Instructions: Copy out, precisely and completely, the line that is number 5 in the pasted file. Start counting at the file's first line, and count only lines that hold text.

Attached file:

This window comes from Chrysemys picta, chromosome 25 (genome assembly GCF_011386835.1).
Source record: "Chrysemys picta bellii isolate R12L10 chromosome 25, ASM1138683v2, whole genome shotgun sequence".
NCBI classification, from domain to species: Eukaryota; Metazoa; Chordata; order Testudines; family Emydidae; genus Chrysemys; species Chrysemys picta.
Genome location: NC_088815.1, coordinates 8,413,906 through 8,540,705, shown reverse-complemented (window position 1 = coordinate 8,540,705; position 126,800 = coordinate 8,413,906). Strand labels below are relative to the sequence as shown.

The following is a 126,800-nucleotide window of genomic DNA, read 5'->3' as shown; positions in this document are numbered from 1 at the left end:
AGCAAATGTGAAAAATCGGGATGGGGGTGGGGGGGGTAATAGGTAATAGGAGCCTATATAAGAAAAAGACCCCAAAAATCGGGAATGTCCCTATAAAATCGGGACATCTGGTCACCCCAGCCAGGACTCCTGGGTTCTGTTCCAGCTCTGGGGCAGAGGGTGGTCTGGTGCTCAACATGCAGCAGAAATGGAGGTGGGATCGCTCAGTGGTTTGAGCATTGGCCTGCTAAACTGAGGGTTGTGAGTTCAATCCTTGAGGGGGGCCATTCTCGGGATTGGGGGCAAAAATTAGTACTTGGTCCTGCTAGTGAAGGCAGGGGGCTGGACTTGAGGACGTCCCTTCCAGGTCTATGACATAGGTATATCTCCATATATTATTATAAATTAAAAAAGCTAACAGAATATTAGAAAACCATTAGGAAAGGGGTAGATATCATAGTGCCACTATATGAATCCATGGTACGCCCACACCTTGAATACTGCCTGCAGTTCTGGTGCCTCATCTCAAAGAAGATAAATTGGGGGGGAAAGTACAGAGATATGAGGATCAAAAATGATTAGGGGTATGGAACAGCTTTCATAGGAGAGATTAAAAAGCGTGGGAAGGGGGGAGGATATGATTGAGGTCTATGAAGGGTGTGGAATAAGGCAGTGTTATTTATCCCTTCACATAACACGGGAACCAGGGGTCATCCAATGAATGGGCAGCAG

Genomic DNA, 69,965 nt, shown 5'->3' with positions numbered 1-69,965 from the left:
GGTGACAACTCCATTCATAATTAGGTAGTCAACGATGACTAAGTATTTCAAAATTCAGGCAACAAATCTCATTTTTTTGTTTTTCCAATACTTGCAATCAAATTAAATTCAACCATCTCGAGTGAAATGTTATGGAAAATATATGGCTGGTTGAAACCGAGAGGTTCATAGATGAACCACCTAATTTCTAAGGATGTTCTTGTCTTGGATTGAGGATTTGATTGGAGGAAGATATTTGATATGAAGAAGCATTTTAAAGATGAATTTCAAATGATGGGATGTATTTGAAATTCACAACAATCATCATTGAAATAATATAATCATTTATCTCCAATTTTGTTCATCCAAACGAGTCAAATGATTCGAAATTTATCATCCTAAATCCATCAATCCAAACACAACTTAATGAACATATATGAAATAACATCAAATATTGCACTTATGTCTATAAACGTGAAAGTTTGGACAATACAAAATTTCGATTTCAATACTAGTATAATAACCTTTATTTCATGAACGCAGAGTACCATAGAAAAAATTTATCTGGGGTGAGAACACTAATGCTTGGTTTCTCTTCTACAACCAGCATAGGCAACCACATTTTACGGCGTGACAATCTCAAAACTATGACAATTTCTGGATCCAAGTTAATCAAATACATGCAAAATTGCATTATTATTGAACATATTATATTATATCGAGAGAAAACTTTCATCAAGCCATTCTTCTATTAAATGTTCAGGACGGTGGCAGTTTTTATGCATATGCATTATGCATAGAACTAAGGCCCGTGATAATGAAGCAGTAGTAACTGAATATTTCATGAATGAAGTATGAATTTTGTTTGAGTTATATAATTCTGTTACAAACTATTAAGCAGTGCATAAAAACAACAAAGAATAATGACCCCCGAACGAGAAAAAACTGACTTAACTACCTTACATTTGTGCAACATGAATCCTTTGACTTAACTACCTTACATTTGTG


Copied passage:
The following is a 126,800-nucleotide window of genomic DNA, read 5'->3' as shown; positions in this document are numbered from 1 at the left end: